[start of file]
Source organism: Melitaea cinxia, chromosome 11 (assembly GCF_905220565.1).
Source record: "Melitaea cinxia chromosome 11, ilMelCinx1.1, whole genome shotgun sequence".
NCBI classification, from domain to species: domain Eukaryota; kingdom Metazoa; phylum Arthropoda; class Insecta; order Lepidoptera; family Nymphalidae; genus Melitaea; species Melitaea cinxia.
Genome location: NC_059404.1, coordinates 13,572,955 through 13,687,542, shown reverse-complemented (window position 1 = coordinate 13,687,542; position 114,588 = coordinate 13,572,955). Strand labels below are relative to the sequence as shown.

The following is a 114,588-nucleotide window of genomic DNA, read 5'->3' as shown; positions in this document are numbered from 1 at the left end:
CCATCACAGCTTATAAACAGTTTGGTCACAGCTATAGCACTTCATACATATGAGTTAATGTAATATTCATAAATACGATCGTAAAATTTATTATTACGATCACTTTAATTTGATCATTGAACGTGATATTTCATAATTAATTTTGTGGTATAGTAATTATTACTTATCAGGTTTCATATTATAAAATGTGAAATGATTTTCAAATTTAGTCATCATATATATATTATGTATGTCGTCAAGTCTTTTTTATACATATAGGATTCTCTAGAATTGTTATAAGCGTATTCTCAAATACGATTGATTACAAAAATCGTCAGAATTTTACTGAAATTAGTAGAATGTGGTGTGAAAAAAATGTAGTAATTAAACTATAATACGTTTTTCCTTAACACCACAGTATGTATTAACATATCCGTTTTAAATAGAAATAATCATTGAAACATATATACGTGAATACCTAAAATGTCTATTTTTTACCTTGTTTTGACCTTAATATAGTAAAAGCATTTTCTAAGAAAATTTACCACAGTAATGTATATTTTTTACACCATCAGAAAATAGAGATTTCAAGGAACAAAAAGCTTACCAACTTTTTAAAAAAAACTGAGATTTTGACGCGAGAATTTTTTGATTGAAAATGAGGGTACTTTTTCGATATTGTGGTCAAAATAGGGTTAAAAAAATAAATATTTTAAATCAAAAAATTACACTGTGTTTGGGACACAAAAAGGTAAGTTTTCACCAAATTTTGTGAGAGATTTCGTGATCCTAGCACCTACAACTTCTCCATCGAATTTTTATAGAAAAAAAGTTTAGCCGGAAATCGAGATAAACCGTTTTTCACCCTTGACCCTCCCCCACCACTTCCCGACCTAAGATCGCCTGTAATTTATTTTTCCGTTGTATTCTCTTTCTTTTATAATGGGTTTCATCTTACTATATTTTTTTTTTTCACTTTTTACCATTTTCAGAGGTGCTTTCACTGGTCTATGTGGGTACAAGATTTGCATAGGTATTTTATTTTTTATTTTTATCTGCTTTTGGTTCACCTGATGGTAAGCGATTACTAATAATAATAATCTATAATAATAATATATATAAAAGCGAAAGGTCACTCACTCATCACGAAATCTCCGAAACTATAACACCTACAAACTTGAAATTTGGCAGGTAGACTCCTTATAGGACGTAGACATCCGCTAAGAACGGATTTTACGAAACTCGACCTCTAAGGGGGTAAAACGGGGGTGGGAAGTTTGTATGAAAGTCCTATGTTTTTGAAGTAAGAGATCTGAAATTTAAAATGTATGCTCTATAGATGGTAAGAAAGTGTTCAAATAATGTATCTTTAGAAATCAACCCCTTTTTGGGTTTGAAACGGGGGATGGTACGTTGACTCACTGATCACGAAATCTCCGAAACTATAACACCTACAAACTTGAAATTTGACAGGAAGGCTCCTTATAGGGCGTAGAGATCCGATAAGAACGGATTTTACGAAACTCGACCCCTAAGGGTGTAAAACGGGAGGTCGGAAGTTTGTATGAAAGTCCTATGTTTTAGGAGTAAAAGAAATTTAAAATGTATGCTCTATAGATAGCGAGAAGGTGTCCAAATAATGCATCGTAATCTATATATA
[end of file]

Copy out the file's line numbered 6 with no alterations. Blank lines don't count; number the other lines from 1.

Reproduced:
CCATCACAGCTTATAAACAGTTTGGTCACAGCTATAGCACTTCATACATATGAGTTAATGTAATATTCATAAATACGATCGTAAAATTTATTATTACGATCACTTTAATTTGATCATTGAACGTGATATTTCATAATTAATTTTGTGGTATAGTAATTATTACTTATCAGGTTTCATATTATAAAATGTGAAATGATTTTCAAATTTAGTCATCATATATATATTATGTATGTCGTCAAGTCTTTTTTATACATATAGGATTCTCTAGAATTGTTATAAGCGTATTCTCAAATACGATTGATTACAAAAATCGTCAGAATTTTACTGAAATTAGTAGAATGTGGTGTGAAAAAAATGTAGTAATTAAACTATAATACGTTTTTCCTTAACACCACAGTATGTATTAACATATCCGTTTTAAATAGAAATAATCATTGAAACATATATACGTGAATACCTAAAATGTCTATTTTTTACCTTGTTTTGACCTTAATATAGTAAAAGCATTTTCTAAGAAAATTTACCACAGTAATGTATATTTTTTACACCATCAGAAAATAGAGATTTCAAGGAACAAAAAGCTTACCAACTTTTTAAAAAAAACTGAGATTTTGACGCGAGAATTTTTTGATTGAAAATGAGGGTACTTTTTCGATATTGTGGTCAAAATAGGGTTAAAAAAATAAATATTTTAAATCAAAAAATTACACTGTGTTTGGGACACAAAAAGGTAAGTTTTCACCAAATTTTGTGAGAGATTTCGTGATCCTAGCACCTACAACTTCTCCATCGAATTTTTATAGAAAAAAAGTTTAGCCGGAAATCGAGATAAACCGTTTTTCACCCTTGACCCTCCCCCACCACTTCCCGACCTAAGATCGCCTGTAATTTATTTTTCCGTTGTATTCTCTTTCTTTTATAATGGGTTTCATCTTACTATATTTTTTTTTTTCACTTTTTACCATTTTCAGAGGTGCTTTCACTGGTCTATGTGGGTACAAGATTTGCATAGGTATTTTATTTTTTATTTTTATCTGCTTTTGGTTCACCTGATGGTAAGCGATTACTAATAATAATAATCTATAATAATAATATATATAAAAGCGAAAGGTCACTCACTCATCACGAAATCTCCGAAACTATAACACCTACAAACTTGAAATTTGGCAGGTAGACTCCTTATAGGACGTAGACATCCGCTAAGAACGGATTTTACGAAACTCGACCTCTAAGGGGGTAAAACGGGGGTGGGAAGTTTGTATGAAAGTCCTATGTTTTTGAAGTAAGAGATCTGAAATTTAAAATGTATGCTCTATAGATGGTAAGAAAGTGTTCAAATAATGTATCTTTAGAAATCAACCCCTTTTTGGGTTTGAAACGGGGGATGGTACGTTGACTCACTGATCACGAAATCTCCGAAACTATAACACCTACAAACTTGAAATTTGACAGGAAGGCTCCTTATAGGGCGTAGAGATCCGATAAGAACGGATTTTACGAAACTCGACCCCTAAGGGTGTAAAACGGGAGGTCGGAAGTTTGTATGAAAGTCCTATGTTTTAGGAGTAAAAGAAATTTAAAATGTATGCTCTATAGATAGCGAGAAGGTGTCCAAATAATGCATCGTAATCTATATATA